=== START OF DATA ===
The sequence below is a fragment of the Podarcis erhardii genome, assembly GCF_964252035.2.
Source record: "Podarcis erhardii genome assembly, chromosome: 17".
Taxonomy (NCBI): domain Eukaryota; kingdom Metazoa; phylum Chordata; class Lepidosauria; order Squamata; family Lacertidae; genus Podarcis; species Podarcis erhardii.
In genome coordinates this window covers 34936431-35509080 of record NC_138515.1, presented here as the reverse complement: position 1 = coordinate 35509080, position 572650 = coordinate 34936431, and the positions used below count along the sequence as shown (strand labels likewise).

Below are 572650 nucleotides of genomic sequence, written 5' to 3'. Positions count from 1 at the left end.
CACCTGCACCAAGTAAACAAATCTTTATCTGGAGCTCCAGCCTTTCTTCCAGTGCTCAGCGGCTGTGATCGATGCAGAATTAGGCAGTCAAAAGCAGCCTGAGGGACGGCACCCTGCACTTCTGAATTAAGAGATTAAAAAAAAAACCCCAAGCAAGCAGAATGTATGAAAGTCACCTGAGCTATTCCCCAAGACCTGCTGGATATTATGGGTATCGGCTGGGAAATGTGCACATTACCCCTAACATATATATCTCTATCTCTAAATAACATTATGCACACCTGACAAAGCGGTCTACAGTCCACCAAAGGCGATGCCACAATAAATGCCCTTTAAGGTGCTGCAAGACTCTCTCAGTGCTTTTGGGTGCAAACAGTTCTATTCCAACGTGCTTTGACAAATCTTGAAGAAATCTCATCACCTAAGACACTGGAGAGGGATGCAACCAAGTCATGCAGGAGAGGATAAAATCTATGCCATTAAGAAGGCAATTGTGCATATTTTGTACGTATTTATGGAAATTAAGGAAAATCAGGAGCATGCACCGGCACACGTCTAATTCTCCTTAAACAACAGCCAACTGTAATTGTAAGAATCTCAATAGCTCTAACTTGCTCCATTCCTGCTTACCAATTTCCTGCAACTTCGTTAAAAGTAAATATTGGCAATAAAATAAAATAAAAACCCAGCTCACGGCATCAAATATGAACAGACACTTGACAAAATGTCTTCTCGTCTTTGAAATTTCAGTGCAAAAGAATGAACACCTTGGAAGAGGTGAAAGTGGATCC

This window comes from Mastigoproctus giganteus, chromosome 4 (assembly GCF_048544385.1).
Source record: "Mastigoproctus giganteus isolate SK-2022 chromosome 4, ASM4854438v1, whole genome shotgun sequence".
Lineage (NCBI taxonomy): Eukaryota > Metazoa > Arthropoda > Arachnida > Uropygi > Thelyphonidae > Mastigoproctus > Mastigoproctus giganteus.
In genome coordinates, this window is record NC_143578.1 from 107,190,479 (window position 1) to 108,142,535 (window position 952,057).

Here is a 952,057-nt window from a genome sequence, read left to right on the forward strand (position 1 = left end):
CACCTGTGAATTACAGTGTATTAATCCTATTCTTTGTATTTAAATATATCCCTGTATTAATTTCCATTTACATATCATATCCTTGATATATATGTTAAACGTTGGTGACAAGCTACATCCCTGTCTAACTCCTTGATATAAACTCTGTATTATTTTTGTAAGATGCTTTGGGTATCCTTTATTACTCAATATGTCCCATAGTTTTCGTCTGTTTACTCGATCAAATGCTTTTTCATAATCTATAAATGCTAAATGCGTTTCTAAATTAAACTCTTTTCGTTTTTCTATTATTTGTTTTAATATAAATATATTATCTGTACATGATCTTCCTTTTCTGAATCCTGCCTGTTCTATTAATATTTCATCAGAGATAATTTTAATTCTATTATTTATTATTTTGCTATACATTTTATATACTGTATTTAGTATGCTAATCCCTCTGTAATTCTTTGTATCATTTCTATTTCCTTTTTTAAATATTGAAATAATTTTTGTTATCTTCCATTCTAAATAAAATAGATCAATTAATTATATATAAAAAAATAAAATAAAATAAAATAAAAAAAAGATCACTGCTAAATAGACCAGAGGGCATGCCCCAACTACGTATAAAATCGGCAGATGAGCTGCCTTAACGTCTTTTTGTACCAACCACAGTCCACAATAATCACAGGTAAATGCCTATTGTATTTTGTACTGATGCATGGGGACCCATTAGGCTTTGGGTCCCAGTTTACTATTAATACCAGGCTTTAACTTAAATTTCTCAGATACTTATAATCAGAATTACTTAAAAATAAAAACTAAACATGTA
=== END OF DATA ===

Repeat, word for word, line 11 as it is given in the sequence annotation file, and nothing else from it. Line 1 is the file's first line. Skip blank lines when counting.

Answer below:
Here is a 952,057-nt window from a genome sequence, read left to right on the forward strand (position 1 = left end):